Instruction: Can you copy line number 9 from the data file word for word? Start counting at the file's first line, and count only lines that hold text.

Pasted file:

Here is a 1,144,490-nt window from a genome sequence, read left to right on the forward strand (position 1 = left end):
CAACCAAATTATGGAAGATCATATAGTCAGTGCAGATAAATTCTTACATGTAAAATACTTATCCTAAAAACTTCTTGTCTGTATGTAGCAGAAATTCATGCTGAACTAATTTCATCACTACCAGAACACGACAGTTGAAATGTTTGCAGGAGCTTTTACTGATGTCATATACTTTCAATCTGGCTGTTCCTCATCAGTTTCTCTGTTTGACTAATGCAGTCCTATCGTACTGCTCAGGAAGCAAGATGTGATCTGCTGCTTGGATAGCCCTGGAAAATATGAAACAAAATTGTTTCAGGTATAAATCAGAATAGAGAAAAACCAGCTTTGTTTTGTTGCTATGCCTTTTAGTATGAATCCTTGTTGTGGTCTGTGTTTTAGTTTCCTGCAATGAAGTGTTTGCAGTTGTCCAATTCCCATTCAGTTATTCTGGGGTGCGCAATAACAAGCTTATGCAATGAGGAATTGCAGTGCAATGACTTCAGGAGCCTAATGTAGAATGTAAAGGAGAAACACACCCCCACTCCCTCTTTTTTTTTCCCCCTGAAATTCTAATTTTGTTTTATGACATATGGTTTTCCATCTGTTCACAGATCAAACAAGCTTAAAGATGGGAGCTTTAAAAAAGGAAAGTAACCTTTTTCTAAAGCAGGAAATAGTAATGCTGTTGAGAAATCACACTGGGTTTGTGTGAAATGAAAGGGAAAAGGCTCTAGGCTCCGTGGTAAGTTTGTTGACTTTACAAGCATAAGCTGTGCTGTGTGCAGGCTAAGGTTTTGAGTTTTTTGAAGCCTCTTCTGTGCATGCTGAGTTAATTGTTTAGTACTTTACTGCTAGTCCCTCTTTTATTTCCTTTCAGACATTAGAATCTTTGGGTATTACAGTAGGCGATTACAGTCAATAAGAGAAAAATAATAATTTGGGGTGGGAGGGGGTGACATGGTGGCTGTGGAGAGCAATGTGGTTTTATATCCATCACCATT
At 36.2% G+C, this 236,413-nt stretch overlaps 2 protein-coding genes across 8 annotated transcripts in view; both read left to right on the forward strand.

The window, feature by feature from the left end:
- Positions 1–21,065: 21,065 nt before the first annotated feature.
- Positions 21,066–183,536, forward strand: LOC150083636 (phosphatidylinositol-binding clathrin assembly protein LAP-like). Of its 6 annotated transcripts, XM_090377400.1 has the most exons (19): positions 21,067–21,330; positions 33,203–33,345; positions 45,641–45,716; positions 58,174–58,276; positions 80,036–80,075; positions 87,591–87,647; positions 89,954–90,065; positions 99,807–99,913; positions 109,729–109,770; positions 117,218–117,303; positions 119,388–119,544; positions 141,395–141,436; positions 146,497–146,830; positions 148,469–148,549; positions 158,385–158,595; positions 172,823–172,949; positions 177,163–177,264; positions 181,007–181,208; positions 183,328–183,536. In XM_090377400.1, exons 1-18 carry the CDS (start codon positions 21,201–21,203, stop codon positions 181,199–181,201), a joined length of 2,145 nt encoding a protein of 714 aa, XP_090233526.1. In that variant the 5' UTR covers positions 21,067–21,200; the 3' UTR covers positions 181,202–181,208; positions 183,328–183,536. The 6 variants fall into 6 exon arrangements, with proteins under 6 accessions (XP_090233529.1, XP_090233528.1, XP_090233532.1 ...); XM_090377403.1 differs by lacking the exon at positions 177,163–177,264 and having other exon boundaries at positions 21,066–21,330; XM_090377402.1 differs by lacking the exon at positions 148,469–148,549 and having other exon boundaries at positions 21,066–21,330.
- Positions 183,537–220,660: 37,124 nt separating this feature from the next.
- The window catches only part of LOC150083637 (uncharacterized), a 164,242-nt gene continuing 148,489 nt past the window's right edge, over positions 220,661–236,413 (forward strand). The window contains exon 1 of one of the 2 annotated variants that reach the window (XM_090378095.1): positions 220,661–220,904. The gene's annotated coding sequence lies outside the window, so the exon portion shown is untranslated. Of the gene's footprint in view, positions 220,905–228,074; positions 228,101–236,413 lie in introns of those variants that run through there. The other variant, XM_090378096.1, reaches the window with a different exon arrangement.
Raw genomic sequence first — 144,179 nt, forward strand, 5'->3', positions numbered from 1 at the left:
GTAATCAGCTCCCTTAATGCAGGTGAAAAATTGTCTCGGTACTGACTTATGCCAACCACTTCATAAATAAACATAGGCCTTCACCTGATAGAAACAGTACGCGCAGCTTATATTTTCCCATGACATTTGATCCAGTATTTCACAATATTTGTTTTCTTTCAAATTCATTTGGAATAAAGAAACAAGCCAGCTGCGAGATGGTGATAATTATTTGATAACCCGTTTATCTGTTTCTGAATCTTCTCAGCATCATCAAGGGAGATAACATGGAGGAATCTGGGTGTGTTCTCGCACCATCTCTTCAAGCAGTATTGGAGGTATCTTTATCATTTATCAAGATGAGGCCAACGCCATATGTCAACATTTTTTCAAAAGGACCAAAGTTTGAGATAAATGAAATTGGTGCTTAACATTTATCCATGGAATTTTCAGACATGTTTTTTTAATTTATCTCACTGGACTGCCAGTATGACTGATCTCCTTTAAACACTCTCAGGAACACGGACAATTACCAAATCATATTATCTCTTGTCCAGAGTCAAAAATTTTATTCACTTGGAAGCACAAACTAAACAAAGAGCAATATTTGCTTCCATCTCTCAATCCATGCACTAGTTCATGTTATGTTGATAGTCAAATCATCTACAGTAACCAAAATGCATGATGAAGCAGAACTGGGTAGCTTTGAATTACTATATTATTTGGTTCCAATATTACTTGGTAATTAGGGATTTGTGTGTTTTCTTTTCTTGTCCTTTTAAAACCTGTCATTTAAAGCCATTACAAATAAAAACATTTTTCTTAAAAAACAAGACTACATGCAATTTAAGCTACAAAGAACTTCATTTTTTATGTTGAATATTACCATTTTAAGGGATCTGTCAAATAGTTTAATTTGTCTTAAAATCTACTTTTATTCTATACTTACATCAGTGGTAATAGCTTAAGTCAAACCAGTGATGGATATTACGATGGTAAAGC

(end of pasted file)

Raw genomic sequence first — 144,179 nt, forward strand, 5'->3', positions numbered from 1 at the left: